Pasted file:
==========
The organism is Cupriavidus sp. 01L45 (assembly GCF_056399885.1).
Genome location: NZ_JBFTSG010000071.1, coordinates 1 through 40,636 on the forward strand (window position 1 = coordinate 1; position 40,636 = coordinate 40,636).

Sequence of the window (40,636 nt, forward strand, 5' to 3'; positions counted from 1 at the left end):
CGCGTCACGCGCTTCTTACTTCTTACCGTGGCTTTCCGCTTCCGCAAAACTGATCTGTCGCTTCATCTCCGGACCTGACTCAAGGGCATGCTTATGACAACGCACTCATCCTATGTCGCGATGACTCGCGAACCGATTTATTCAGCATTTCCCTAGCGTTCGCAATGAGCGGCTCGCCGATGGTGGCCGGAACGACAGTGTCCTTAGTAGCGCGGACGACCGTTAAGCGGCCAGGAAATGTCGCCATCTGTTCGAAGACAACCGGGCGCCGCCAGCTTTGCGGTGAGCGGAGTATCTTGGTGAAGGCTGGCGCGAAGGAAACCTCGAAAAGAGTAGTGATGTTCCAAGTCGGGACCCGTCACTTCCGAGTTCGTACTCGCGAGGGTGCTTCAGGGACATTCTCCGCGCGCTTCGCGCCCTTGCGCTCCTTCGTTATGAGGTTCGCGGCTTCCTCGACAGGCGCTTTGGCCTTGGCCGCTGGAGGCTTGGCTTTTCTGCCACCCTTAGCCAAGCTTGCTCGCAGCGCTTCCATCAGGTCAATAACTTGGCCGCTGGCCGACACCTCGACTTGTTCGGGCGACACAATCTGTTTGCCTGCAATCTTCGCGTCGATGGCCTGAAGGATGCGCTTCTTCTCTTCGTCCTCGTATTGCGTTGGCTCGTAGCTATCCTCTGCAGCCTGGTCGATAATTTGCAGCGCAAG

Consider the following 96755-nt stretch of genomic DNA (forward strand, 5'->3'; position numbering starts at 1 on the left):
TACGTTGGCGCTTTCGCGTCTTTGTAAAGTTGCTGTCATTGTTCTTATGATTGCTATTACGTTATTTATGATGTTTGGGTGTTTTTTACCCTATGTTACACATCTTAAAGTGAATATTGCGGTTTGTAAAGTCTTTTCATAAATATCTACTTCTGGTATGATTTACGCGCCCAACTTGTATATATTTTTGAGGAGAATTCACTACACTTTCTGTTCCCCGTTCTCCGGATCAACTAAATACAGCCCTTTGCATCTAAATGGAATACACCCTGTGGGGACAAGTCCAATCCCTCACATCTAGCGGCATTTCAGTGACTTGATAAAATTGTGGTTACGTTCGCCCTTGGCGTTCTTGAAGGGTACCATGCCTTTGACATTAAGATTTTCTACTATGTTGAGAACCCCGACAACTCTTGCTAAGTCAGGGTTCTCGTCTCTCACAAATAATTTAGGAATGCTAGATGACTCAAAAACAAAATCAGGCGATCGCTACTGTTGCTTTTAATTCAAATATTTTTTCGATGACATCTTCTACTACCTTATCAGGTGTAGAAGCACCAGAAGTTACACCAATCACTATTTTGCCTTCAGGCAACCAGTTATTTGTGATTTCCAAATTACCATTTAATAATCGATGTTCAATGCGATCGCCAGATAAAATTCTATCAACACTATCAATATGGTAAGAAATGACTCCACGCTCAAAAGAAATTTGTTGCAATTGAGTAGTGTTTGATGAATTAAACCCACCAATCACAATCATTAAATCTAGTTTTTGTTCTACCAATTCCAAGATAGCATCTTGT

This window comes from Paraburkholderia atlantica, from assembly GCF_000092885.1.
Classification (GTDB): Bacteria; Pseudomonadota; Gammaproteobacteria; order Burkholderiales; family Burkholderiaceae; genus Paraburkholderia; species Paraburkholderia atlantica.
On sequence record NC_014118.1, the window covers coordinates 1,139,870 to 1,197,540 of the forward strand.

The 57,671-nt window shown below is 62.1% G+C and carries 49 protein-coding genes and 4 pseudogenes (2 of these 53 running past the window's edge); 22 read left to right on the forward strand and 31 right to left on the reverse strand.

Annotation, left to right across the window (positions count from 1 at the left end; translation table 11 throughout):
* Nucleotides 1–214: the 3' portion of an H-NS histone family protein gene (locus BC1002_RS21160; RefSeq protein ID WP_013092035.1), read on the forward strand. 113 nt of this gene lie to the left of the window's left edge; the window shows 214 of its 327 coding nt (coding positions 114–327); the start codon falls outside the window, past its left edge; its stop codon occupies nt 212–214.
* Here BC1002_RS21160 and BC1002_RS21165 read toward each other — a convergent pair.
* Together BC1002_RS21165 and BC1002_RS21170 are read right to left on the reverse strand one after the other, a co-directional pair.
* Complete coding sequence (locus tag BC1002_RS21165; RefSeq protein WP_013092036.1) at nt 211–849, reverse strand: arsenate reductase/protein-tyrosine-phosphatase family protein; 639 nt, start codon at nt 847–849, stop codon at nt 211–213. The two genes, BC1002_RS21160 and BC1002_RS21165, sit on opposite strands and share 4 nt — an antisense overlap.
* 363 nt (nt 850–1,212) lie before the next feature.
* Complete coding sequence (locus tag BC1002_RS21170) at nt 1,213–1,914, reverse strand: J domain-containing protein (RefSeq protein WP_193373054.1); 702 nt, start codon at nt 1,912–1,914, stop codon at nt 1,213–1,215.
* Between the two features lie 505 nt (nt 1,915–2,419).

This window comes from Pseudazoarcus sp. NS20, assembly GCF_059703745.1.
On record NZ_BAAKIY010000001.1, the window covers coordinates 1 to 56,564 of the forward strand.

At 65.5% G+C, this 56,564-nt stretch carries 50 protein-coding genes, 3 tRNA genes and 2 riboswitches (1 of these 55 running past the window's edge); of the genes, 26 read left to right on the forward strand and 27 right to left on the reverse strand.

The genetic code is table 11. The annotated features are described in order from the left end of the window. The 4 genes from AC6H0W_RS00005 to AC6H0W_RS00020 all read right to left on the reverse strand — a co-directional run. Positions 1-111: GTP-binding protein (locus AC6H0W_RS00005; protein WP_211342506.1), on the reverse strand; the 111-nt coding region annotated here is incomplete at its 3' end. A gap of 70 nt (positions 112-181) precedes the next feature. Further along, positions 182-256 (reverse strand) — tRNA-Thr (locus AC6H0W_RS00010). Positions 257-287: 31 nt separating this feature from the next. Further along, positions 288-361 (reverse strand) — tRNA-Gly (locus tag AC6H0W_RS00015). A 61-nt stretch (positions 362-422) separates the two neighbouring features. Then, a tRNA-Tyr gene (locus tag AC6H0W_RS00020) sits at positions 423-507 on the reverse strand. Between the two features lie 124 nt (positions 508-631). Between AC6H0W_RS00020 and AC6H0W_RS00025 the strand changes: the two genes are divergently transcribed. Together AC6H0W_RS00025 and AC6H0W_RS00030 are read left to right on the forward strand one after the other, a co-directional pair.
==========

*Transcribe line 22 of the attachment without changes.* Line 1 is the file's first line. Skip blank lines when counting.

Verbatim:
The genetic code is table 11. The annotated features are described in order from the left end of the window. The 4 genes from AC6H0W_RS00005 to AC6H0W_RS00020 all read right to left on the reverse strand — a co-directional run. Positions 1-111: GTP-binding protein (locus AC6H0W_RS00005; protein WP_211342506.1), on the reverse strand; the 111-nt coding region annotated here is incomplete at its 3' end. A gap of 70 nt (positions 112-181) precedes the next feature. Further along, positions 182-256 (reverse strand) — tRNA-Thr (locus AC6H0W_RS00010). Positions 257-287: 31 nt separating this feature from the next. Further along, positions 288-361 (reverse strand) — tRNA-Gly (locus tag AC6H0W_RS00015). A 61-nt stretch (positions 362-422) separates the two neighbouring features. Then, a tRNA-Tyr gene (locus tag AC6H0W_RS00020) sits at positions 423-507 on the reverse strand. Between the two features lie 124 nt (positions 508-631). Between AC6H0W_RS00020 and AC6H0W_RS00025 the strand changes: the two genes are divergently transcribed. Together AC6H0W_RS00025 and AC6H0W_RS00030 are read left to right on the forward strand one after the other, a co-directional pair.